All the boys who were pre-pubertal at transplant and of pubertal age at the last visit developed normal puberty with normal testosterone, FSH and LH levels, in keeping with their bone age and pubertal status. At last visit, 19 males were over 25 years of age. Three of them who had been transplanted 11, 12 and 20 years ago fathered spontaneously. Pre-transplant sperm cryopreservation was performed in all pubertal males and pre-transplant testicular tissue cryopreservation has been systematically performed since year 2010 in prepubertal boys (n=25) (median age: 7.5 years; range: 3.4-10.2). However, so far, no patient has requested testicular fragment autografting (median age at last visit: 13.7 years; range: 5.8-21.2).
Chimerism was assessable in 208 patients and was categorized as full donor chimerism (>95% donor cells), rejection (<5% donor cells), and low (5-50% donor cells) or high (50-95% donor cells) mixed chimerism. At one year, full donor chimerism was present in 112 patients (54%), while 92 patients (44%) had mixed chimerism (83 high, and 9 low), and 4 (2%) had <5% donor cells (the 2 patients with no-engraftment and 2 who rejected the graft at 0.5 and 0.9 years).
Multivariate logistic regression analysis showed that the ATG dose (OR=1.06 per 1 mg/kg increase, 95%CI:1.01-1.12; P=0.017) and recipient’s age (OR=0.94 per year increase, 95%CI: 0.88-0.99; P=0.041) were independently inversely associated with the presence of mixed chimerism at one year. Moreover, cGvHD was significantly more frequent (P=0.018) in patients with full donor chimerism (18 of 112; 16.1%) than in those with mixed chimerism (5 of 92; 5.5%), These five patients all had donor cell% >75%. No significant association was found between ABO compatibility and chimerism.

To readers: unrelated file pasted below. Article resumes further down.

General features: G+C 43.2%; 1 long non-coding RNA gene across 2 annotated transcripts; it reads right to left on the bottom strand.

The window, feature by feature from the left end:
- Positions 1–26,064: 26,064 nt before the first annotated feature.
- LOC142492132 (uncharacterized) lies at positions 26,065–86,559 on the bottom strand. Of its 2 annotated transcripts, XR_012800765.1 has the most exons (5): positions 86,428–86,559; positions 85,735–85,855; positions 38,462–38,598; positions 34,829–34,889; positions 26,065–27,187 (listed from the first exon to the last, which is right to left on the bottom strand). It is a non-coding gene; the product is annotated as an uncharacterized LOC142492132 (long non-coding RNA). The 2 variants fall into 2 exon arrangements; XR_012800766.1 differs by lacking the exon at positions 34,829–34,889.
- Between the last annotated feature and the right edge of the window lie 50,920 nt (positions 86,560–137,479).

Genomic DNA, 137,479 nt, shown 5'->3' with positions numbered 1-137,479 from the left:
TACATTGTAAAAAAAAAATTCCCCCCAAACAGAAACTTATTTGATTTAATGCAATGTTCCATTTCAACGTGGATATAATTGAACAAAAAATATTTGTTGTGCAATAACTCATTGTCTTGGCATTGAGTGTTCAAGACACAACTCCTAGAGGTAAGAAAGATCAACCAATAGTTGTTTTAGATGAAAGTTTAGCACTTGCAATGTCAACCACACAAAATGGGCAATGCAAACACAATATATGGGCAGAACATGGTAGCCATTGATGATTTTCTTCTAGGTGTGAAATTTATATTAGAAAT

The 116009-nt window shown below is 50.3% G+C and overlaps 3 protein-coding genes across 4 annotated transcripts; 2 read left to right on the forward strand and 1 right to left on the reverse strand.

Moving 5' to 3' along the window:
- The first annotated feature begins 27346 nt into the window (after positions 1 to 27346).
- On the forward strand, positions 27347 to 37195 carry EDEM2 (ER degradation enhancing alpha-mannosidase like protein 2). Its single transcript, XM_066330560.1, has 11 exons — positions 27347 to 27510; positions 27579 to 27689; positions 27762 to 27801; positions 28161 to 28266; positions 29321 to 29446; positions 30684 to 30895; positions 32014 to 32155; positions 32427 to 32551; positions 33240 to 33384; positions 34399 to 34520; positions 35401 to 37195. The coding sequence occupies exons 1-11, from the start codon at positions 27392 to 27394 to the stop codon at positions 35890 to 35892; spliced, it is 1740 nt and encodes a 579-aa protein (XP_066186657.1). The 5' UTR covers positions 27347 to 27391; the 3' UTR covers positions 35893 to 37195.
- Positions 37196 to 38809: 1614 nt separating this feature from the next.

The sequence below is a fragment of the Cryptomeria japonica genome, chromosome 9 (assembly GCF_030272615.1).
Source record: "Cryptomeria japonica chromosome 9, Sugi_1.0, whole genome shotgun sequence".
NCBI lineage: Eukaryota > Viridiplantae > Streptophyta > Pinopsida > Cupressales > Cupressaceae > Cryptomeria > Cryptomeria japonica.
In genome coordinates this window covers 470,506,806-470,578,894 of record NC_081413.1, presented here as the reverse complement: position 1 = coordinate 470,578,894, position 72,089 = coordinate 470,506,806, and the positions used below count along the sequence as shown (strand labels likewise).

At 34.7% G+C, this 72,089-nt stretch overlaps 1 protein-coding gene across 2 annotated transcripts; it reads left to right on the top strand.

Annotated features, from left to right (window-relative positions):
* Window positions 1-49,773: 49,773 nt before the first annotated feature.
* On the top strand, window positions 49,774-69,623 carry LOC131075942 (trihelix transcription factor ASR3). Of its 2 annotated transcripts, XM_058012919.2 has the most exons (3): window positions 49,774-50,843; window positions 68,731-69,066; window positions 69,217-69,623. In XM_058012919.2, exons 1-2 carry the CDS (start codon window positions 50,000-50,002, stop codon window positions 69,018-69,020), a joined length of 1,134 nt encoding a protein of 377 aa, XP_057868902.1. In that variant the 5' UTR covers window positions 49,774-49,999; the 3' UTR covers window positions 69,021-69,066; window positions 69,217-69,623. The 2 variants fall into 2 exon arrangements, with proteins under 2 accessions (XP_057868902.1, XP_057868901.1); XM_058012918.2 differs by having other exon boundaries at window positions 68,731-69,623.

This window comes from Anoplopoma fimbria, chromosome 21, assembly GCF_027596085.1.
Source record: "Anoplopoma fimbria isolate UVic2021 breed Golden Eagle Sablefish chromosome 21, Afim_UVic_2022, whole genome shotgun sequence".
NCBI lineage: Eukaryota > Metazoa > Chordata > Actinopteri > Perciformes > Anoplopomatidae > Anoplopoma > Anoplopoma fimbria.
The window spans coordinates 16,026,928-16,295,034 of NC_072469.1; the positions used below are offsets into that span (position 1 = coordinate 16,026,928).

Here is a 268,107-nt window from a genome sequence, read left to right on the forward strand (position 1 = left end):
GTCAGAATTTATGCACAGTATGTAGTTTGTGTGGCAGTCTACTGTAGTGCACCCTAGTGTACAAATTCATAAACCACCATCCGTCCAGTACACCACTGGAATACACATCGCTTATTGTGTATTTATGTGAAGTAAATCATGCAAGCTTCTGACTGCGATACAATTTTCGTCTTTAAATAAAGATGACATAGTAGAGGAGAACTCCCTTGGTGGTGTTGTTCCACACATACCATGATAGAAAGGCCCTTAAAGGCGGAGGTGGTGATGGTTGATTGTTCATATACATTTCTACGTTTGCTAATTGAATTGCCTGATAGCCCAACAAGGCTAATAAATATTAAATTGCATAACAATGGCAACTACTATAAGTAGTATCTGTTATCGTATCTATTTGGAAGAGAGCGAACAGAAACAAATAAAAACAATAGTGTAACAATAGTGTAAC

Chimerism on separated populations (CD3 and CD3) was assessed in 103 patients. Whole blood donor cell chimerism was more significantly correlated with the CD3 (r=0.917, P<1×10) than with the CD3 (r=0.418, P<1×10) population. During the first two years post transplant, CD3 chimerism was significantly lower than CD3 and whole blood donor cell chimerism, but was similar thereafter.
Long-term outcome of chimerism
One-hundred and twelve patients remained stable with donor chimerism >70% at last visit. However, one girl with a rare erythroid group (U-), transplanted in 2000 from her brother’s CB (U+), had full donor chimerism at one and two years that remained stable for five years, but decreased thereafter with the appearance of hemolytic anemia. The patient was given donor lymphocyte infusions (DLI), which allowed the reversion to full donor chimerism along with anemia and hemolysis correction, but it induced cGvHD which was responsible for chronic pulmonary disease (currently well under control).